Wider than “angel’s hair” pasta but thinner than tagliatelle noodles, tajarin (tagliolini noodles in the  Piedmont dialect) were made in the Langhe and Monferrato area farmsteads, in the Piedmont region. From the 15th century, tajarin spread throughout Piedmont, as related in early chronicles. 

It is a festive dish, enjoyed mainly during important celebrations. The generous quantity of
egg yolks in this amazing pasta makes it a “rich” dish, not the best choice
during the working week. Purists consider
tajarin to be genuine when it
is made with at least 30 egg yolks per kilo of flour.

I enjoyed tajarin in Alba, a town in Piedmont that is famous for its sophisticated cuisine and famous “white truffle”. 
The restaurant’s pièce-de-résistance was tajarin with white truffle
finely sliced with the special truffle slicer (done by the waiter at my table), tossed with Malga butter (a very fresh rich butter made in a shepherd’s cottage in the mountains). I made my own butter at home: I bought fresh whipping cream and put it in the bowl of a stand mixer, and whisked it at maximum speed until the fat content emulsified. Then I picked up the butter with wet hands and rolled it into balls which I plunged into a bowl of ice water. It only takes few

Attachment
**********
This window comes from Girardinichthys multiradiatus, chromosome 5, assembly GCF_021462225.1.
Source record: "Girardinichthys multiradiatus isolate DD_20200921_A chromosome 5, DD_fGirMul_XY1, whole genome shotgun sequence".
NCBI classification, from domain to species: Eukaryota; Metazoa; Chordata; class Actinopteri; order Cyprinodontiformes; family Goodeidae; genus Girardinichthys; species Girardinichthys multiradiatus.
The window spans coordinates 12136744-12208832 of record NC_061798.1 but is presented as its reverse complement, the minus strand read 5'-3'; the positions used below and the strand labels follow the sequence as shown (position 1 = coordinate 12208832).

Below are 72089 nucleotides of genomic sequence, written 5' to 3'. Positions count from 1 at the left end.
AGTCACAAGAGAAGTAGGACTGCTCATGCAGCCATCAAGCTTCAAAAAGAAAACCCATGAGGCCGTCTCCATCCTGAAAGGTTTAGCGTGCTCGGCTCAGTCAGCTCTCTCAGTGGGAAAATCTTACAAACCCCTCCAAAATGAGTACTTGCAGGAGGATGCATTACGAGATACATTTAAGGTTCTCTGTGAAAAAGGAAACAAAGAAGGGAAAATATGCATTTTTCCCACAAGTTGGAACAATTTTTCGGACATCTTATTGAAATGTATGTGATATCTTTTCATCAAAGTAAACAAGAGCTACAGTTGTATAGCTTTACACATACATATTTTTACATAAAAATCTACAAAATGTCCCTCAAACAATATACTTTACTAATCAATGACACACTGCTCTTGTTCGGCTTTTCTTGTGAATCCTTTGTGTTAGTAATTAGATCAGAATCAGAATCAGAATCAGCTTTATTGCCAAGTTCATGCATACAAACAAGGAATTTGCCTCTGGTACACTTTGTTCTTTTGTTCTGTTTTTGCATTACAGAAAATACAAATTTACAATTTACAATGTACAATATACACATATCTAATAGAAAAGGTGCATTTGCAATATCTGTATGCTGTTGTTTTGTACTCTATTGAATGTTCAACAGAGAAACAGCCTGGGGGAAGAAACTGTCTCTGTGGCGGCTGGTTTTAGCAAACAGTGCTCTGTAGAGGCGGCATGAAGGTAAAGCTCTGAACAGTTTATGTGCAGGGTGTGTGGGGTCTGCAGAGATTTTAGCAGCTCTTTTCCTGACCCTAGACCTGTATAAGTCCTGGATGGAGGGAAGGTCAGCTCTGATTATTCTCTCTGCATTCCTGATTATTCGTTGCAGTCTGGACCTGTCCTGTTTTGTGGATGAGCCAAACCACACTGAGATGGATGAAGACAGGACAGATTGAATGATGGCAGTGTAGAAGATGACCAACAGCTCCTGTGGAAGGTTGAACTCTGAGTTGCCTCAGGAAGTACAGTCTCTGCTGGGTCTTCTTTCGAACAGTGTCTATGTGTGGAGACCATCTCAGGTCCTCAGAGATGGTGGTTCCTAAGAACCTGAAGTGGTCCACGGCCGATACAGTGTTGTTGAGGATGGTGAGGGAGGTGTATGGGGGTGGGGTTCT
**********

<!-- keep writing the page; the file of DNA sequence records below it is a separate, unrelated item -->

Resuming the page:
Prep Time: 15 minutes | Cooking Time: 5 minutes | Total Time: 50 minutes | Yield: Makes 2 servings.


  • 7 egg yolks (if the dough is too dry, you can add a few tablespoons of egg white)
  • 2 cups (250 g) all-purpose flour
  • 3 tbsp (40 g) butter
  • 1 tin of crushed tomato 


 On a wooden pastry board, pour the flour into a mound, make a hole in its centre and drop the egg yolks into it.

Mix by hand to make a dough that you are going to roll out using a rolling pin.

Let the dough sit for at least 30 minutes, wrap it in cling film or, even better, cover it in a glass bowl.

Roll the dough into a sheet about two millimetres (1/24-inch) thick. Let it dry for at least an hour and a half (depending on the season, in summer 15 minutes are usually enough. The sheet of dough must be dry enough not to stick when you roll it but still flexible to be rolled on itself without breaking).

Flour it lightly, fold a few times to form stacking layers and, using a knife, cut fettuccine about 2 millimetres wide (1/24 inch).

Boil them in salted water for a couple of minutes if they are fresh. If they are frozen, put them directly in the boiling water without thawing, and add a minute to cooking time.

Meanwhile, melt the butter in a pan, add the drained pasta and 3-4 tablespoons of cooking water, mix and serve. Slice the truffle directly on pasta in the dishes.